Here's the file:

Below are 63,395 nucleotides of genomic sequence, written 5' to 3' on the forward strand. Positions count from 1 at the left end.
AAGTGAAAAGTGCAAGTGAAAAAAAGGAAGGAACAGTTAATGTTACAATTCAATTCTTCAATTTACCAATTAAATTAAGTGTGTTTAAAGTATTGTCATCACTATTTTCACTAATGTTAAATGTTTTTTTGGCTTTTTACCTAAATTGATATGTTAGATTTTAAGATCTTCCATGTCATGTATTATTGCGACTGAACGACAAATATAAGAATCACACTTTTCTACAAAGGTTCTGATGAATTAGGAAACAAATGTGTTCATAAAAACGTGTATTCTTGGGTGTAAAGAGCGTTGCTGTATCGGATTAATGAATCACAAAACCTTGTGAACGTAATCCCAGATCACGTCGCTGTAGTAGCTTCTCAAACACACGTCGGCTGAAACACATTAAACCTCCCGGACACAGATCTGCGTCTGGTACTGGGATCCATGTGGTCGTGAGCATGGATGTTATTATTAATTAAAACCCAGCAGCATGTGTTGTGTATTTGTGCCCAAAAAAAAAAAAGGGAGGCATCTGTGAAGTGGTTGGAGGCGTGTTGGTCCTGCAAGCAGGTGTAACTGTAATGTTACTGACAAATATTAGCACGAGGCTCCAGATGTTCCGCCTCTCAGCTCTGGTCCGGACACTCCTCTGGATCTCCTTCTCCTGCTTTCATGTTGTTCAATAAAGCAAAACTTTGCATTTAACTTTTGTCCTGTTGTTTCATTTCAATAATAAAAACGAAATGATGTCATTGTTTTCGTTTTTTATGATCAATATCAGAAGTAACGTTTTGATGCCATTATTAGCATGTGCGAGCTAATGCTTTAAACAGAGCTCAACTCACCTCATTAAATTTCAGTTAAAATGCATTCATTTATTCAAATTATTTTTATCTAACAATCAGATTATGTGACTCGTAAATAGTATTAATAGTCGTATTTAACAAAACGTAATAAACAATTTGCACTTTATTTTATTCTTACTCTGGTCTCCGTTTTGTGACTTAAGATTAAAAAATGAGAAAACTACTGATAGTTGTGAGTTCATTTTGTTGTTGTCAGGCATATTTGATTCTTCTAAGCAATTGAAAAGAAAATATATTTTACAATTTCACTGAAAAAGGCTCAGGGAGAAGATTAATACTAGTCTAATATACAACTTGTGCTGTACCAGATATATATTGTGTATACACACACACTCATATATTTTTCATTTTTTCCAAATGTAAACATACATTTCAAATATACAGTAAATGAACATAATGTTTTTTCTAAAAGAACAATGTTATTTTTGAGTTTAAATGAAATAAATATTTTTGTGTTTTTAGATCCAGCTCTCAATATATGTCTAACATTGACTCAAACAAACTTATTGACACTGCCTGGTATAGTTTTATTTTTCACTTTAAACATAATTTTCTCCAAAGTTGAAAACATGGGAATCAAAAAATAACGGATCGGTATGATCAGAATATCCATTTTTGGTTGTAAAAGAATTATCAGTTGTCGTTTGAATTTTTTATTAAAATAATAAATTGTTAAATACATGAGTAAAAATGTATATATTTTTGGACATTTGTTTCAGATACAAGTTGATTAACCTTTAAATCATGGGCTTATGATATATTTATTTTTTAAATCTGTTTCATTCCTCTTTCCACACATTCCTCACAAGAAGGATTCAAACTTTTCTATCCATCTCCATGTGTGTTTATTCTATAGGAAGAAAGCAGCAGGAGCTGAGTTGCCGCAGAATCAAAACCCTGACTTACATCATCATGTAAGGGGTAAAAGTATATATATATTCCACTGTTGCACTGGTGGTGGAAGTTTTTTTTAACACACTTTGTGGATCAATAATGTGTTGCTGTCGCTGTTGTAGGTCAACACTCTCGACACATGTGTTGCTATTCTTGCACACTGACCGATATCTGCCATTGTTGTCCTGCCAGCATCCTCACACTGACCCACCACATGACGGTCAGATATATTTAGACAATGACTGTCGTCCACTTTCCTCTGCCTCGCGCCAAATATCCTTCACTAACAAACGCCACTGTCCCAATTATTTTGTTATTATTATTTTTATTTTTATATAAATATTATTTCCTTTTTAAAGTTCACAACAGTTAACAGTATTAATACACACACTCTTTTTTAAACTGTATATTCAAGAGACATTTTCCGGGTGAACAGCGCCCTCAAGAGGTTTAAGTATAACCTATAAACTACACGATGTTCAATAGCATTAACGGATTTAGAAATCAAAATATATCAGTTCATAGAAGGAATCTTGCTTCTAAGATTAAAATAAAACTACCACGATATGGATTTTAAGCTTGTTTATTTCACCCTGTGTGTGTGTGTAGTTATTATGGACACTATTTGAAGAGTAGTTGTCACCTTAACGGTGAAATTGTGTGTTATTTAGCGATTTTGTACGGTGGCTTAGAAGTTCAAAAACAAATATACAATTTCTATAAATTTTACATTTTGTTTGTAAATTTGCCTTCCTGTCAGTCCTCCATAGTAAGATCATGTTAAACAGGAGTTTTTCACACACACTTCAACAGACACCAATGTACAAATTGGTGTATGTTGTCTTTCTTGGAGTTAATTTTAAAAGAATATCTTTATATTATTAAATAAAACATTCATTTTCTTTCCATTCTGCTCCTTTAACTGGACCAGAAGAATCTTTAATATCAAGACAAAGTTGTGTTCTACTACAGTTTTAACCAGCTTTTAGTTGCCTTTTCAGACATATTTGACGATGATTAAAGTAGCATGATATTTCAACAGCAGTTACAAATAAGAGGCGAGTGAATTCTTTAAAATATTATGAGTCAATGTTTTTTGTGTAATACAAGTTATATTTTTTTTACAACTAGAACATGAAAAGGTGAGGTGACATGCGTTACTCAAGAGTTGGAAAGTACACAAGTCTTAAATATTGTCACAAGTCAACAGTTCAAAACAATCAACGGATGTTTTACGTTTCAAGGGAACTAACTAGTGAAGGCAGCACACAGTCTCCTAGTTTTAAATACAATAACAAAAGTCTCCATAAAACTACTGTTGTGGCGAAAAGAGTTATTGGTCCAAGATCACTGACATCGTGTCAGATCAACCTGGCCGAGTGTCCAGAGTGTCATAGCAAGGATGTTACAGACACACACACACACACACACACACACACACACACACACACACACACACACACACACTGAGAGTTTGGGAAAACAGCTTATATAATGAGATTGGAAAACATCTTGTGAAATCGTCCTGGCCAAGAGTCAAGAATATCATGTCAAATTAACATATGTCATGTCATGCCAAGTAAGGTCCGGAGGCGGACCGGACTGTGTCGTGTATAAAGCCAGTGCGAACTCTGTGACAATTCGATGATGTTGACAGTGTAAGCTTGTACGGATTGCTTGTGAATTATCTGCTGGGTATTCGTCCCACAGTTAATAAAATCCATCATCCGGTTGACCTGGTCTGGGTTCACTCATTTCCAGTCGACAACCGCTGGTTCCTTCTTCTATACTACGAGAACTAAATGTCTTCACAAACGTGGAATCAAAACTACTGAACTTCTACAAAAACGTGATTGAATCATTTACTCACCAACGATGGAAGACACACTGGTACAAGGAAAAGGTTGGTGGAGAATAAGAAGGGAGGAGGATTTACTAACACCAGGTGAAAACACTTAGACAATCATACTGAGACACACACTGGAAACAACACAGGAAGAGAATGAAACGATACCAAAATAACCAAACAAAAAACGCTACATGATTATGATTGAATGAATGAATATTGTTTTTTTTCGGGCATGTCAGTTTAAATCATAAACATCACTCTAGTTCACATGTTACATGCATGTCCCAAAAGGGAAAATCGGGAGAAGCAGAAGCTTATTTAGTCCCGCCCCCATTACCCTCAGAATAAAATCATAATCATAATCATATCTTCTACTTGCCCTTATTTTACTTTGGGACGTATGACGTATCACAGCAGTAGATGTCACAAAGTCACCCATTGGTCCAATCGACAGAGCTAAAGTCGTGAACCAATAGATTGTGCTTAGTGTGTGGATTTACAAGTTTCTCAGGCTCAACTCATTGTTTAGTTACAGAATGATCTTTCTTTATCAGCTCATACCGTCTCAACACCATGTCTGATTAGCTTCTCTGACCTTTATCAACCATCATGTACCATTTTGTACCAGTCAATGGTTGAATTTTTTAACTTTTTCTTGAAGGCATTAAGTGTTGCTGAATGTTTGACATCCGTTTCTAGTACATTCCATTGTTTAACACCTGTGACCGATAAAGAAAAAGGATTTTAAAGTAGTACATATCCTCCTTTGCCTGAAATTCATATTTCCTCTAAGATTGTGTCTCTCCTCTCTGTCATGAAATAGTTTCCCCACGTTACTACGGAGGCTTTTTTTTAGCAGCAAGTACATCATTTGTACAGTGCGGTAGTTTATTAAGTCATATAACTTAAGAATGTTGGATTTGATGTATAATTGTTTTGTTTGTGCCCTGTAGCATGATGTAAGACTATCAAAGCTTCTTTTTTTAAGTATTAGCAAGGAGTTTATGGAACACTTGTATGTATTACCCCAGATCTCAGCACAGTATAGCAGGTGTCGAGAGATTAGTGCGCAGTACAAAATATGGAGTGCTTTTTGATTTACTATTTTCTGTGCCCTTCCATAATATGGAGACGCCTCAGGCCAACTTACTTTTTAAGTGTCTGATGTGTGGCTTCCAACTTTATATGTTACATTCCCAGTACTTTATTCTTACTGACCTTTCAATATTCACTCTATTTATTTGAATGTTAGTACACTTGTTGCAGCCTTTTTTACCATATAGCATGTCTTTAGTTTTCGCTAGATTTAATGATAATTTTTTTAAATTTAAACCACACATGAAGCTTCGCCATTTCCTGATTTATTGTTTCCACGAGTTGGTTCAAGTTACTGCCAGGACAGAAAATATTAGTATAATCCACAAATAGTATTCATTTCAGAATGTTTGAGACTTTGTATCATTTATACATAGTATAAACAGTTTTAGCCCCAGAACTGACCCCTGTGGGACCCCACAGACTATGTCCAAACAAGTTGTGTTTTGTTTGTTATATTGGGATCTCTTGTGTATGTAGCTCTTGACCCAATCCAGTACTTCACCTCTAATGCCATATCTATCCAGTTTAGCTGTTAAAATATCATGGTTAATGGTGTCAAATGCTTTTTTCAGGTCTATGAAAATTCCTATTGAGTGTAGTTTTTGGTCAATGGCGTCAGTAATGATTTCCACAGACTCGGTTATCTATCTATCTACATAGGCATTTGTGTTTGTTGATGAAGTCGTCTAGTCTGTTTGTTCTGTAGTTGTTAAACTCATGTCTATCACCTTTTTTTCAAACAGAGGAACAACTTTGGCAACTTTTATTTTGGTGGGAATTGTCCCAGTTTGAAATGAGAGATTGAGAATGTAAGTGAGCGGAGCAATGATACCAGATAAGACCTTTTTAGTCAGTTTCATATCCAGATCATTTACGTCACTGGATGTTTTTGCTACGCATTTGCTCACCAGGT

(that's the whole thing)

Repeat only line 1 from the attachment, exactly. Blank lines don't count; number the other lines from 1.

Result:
Below are 63,395 nucleotides of genomic sequence, written 5' to 3' on the forward strand. Positions count from 1 at the left end.